To check whether white Americans were more likely to be armed when interacting with the police, I looked at FBI data on crimes committed in the United States in 2013 from the Uniform Crime Report (UCR). I checked whether white Americans were more likely to carry weapons when committing the same crimes, focusing on white and black Americans because I could not find good data on ethnicity in the UCR. I checked both whether the perpetrator was carrying a gun and whether they were carrying any weapon at all, and I examined more than a dozen of the most common crimes where perpetrators frequently carried weapons . And I actually found the opposite: black Americans were in general more likely to carry weapons when committing the same crimes . Maybe black Americans are just stopped by police doing less severe crimes, where they’re less likely to carry weapons? I could not find evidence for this either in the UCR. So it’s not that all black Americans who interact with police are more likely to be unarmed; only those shot by police are.
I want to be clear: this analysis doesn’t prove the police are more likely to shoot a black American than a white American behaving identically. In an ideal world, we’d have data on every police encounter and we could look at whether race was significantly correlated with whether someone was shot when we controlled for other factors. But instead we have one dataset of people shot by police (compiled by non-government organizations) and one dataset of some police encounters (compiled by the government, and lacking many minor police encounters like traffic stops) which has completely different features. I can’t think of a way to match up these datasets neatly enough to rule out all plausible alternate explanations for the data. Maybe black Americans have more unarmed encounters with police which are too minor to be recorded in the UCR but might still produce police shootings; white Americans are in general more likely to own guns. Or maybe there’s a correlation with a third variable, like location: maybe black Americans tend to live in areas where police are more likely to shoot unarmed people of any race. (Neither of these alternate explanations is reassuring, of course, since they still imply that systemic racial disparities are a major factor in police shootings, but they do change our understanding of why they occur.) All these explanations are very hard to rule out without a single complete dataset; let me know if you have ideas or other approaches.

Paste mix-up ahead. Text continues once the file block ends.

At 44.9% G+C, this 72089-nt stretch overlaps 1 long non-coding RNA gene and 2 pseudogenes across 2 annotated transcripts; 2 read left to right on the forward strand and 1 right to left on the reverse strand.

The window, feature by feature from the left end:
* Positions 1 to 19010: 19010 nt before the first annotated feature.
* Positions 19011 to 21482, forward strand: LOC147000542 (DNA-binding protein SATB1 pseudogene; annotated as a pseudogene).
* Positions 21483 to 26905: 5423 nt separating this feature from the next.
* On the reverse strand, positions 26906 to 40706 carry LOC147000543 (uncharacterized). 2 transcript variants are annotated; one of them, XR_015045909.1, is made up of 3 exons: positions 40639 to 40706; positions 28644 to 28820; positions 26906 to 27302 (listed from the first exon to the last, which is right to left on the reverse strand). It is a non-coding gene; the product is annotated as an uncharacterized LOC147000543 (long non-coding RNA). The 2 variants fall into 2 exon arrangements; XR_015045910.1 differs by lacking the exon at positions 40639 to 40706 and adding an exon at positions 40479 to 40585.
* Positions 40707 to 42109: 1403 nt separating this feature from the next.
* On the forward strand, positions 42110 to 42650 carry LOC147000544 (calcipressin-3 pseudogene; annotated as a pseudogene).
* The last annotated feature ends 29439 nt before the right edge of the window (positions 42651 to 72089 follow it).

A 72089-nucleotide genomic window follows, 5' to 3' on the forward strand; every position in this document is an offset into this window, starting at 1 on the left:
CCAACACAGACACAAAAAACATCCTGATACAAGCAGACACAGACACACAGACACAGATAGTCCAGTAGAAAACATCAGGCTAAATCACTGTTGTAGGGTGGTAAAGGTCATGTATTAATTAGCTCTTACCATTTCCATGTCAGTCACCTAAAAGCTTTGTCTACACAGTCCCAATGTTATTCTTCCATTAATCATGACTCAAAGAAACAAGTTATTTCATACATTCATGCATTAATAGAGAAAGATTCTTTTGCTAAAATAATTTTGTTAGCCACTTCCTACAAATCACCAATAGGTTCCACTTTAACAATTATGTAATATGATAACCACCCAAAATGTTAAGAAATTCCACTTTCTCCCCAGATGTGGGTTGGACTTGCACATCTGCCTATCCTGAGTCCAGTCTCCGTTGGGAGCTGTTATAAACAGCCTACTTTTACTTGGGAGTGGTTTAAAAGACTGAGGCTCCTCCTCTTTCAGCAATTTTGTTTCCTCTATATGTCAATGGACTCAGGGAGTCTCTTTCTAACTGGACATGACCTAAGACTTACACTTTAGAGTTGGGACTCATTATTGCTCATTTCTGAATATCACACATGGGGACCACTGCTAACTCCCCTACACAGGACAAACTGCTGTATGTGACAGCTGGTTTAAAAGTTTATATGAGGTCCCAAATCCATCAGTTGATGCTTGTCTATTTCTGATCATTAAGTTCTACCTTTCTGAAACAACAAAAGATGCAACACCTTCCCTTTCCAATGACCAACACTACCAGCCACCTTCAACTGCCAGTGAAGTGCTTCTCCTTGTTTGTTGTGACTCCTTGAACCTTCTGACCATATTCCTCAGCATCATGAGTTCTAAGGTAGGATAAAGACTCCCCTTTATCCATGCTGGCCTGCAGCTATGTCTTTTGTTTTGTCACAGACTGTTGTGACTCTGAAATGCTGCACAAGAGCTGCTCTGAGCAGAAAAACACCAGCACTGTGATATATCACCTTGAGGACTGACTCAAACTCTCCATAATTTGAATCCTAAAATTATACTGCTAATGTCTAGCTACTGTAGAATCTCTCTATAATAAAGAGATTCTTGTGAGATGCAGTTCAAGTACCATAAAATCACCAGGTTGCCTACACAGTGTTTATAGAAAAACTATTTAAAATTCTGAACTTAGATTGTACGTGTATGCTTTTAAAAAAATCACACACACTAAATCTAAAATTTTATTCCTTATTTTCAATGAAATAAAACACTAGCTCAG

But I also want to be straightforward with you about what I believe. Yes, if I had to bet, I’d bet that police bias plays a role in explaining these results. I believe this for three reasons. The first is that it’s a clean explanation for data which is otherwise somewhat difficult to explain. The second is that we know that bias exists at many other levels of the criminal justice system, and it would be weird if it suddenly disappeared when an officer was pointing a gun. The third is that experiments from social psychology do find that police officers are quicker to shoot black suspects in simulations -- though, importantly, they’re less biased than civilians are. (I liked this summary of relevant social science research.)